Tyrosinase-catalysed coating of wool fibres with different protein-based biomaterialsSuzana Jus
, Vanja Kokol
, Georg M. Gübitz
, 2009, original scientific article
Abstract: The potential of tyrosinases to activate tyrosine residues of wool protein fibres for cross-linking with different materials like collagen, elastin and gelatine was assessed. Natural fibres like wool offer an excellent environment for the growth of micro-organisms when the conditions like moisture, oxygen and temperature are appropriate. Coating with collagen, a very useful biomaterial with bactericidal and fungicidal properties, could be used to improve the properties of wool-based materials, especially when applied in hygienically sensitive applications like in hospitals. Tyrosinases were shown to catalyse the oxidation of tyrosine residues in wool and wool hydrolysates as model substrates, as determined by UV-Vis spectroscopy. Structural differences of the surface were evident from the increase of the intensity in the NH bending and stretching regions in the spectra of NIR FT Raman analysis of the enzyme treated and grafted wool fibres. The durability of the coating was also shown by using FITC-labelled collagen that was bound to the wool fibres, even after severe washing. Additionally, antimicrobial properties were successfully imparted due to the collagen grafted on the wool fibres. The functional and mechanical properties of the treated wool fibres showed no significant changes.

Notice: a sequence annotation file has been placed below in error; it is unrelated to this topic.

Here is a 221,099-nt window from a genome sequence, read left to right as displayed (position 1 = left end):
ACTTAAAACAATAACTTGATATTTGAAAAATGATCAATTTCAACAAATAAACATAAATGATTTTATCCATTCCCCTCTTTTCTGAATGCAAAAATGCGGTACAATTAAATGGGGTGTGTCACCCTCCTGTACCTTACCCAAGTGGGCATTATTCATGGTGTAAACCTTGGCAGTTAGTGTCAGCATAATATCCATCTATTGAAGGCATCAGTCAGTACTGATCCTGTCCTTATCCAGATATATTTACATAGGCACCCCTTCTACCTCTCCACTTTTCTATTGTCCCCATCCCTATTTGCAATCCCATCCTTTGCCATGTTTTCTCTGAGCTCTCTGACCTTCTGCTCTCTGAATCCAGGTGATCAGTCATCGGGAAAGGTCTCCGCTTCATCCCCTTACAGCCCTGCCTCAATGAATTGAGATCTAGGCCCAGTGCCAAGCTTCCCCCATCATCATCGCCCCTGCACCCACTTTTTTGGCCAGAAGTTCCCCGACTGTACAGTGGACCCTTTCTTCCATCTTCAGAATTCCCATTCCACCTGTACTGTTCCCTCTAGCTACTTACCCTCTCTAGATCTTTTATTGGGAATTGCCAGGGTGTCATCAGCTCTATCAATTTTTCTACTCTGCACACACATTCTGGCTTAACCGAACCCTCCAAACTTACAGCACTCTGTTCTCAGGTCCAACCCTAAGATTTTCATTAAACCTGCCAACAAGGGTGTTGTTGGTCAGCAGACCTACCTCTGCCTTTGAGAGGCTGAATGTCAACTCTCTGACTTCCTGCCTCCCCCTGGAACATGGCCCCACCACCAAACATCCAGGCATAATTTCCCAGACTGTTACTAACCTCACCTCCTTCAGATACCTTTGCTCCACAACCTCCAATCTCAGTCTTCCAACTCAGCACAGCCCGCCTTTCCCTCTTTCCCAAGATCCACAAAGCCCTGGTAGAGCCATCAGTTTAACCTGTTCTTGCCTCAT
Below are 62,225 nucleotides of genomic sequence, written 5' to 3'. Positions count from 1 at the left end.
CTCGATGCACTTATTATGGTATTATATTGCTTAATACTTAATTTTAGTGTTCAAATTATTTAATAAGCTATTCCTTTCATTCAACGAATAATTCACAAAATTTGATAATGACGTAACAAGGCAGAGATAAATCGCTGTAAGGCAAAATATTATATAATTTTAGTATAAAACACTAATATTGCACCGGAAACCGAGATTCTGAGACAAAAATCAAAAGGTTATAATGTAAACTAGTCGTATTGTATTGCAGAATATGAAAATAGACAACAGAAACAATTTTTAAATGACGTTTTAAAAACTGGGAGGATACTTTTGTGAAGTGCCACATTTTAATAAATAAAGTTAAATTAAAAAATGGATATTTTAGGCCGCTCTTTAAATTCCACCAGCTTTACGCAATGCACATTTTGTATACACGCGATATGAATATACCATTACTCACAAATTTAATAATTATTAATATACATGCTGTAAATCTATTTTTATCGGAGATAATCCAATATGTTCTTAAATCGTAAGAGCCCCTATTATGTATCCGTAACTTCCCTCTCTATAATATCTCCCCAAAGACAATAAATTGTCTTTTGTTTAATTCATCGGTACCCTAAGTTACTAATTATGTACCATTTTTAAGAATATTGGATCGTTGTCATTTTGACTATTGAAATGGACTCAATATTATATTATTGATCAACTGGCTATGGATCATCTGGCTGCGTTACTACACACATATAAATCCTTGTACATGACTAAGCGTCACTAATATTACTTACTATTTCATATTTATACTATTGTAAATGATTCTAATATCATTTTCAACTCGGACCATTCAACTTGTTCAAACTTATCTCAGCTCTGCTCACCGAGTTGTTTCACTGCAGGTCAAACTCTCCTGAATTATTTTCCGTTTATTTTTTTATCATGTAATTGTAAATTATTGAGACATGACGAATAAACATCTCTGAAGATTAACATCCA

Keywords: textile fibres, wool, protein substrates, tyrosinase, enzymatic coupling, antimicrobial properties, coating
Published: 01.06.2012; Views: 948; Downloads: 56
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